This is a blog series built on the premise that “books don’t change people, sentences change people.

We can’t remember an entire book, or even its outline. We remember a sentence or concept that is highly relevant and impacts how we live. The rest of the book gives context to that sentence. This series highlights sentences from my reading in evangelical Christian counseling that stood out to me and reflections on why these sentences have been so sticky.

“Christian soul-care providers should work at the highest level possible [and]… at the lowest level necessary (p. 382),” Eric Johnson in Foundations for Soul Care

I cut my teeth in ministry in the parachurch setting. This means that people came to see me more as “counselor” than “pastor.” This also meant that those coming to me for help wanted varying degrees of Christian-overtness in their counseling; some wanted to be discipled through their struggle, others simply wanted relief from their struggle and didn’t care how much Jesus or the Bible was a part of the conversation.

I remember one couple who called to inquire about a first appointment.  The wife’s opening question was, “How Christian is this counseling going to be?” It was clear she had been hurt by someone representing Christ and she was cautious. But she had heard good things about our ministry and wasn’t sure where else to go.

“My training is seminary-based and I want to honor the Bible in everything I say and do as I care for people.  But my initial goal in each new counseling case is to get to know the person or couple well and make sure they feel understood. You are always free use or not use anything I recommend,” was my reply. She and her husband decided to make an appointment.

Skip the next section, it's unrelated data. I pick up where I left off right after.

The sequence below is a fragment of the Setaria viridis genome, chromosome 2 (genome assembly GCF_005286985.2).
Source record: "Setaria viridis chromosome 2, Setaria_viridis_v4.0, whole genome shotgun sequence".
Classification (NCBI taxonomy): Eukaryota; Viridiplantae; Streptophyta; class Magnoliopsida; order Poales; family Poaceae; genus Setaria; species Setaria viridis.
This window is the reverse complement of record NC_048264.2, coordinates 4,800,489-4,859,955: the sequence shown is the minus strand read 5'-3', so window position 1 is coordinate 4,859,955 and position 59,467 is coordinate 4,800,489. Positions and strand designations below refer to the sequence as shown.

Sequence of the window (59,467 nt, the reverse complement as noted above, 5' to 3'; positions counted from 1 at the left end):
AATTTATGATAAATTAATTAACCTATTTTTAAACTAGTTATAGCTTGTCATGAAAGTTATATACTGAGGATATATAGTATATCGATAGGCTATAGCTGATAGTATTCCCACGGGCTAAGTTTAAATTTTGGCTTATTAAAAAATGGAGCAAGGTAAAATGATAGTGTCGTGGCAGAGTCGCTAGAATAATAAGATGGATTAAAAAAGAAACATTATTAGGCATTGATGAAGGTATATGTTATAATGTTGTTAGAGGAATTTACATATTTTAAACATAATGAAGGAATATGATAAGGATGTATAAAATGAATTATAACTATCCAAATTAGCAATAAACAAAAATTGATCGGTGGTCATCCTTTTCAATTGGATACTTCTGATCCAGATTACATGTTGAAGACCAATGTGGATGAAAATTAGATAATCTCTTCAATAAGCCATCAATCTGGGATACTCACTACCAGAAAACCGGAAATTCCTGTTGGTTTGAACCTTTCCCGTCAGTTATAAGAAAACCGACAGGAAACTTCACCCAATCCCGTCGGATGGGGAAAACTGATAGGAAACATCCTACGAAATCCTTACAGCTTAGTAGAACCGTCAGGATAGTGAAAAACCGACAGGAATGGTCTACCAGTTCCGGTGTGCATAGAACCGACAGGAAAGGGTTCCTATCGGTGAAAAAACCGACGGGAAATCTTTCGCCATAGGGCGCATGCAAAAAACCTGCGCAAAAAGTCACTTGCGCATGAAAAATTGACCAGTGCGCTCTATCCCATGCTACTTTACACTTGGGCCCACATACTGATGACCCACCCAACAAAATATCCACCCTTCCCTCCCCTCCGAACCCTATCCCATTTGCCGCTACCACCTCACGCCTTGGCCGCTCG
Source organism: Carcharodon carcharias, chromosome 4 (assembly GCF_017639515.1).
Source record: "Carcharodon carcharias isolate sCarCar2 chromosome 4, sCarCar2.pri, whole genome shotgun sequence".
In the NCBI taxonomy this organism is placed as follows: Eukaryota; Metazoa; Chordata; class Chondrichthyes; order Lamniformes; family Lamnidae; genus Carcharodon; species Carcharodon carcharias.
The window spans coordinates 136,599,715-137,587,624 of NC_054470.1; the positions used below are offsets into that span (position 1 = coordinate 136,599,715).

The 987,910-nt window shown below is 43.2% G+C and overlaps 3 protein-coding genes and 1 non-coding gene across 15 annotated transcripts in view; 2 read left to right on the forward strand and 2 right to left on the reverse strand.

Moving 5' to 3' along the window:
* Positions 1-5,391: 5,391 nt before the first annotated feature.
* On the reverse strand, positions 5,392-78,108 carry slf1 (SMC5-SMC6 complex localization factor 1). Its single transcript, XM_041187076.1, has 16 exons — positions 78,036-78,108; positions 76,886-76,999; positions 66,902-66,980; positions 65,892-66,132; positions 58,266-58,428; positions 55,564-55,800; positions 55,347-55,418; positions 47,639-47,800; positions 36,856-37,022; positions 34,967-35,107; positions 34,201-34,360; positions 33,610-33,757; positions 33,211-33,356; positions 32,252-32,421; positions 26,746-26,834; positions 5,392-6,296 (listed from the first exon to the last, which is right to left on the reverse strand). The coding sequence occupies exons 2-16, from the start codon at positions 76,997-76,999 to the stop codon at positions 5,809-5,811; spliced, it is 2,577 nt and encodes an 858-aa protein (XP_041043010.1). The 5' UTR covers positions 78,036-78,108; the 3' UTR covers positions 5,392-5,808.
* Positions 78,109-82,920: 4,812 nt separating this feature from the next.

It was a messy situation and they were a fun kind of feisty (they enjoyed having a little flair in their “disagreements”). Both spouses had been unfaithful, the second as a retaliation affair. Neither was a Christian, but both were open to discussing biblical principles in our conversations as long as it seemed practical and helpful (and like they weren’t being forced to make choices that were disingenuous).

They saw a great deal of progress in their marriage. They matured in how they expressed their pain and in how they heard their spouse’s pain. They learned to communicate better and matured in their response to disappointments. But we kept getting stuck on the issue of forgiveness. Forgiveness wasn’t fair, it wasn’t deserved, and it made both of them mad to think about forgiving the other. Most of our conversations up to this point had been more pragmatic (dealing with the logistical-emotional mess) than devotional (asking questions about God’s role in their restoration; martially or personally).

Forgiveness was the subject on which we turned that corner. I said, “This is why I do Christian counseling. I believe we all come to issues like forgiveness that aren’t fair and require more than we have to give.” The movie The Passion of the Christ had just come out in theatres, so I said, “If you’re open to it, I’d like to suggest a date for the two you. It’s been a while since you’ve been on a date and you need one. I want you to go see The Passion of the Christ. That movie portrays how unfair I believe forgiveness is. What Jesus does in that movie is what I believe my sin and your sin deserves. Because you haven’t embraced what Jesus did, the two of you are trying to do for one another what Christ has already done for each of you.”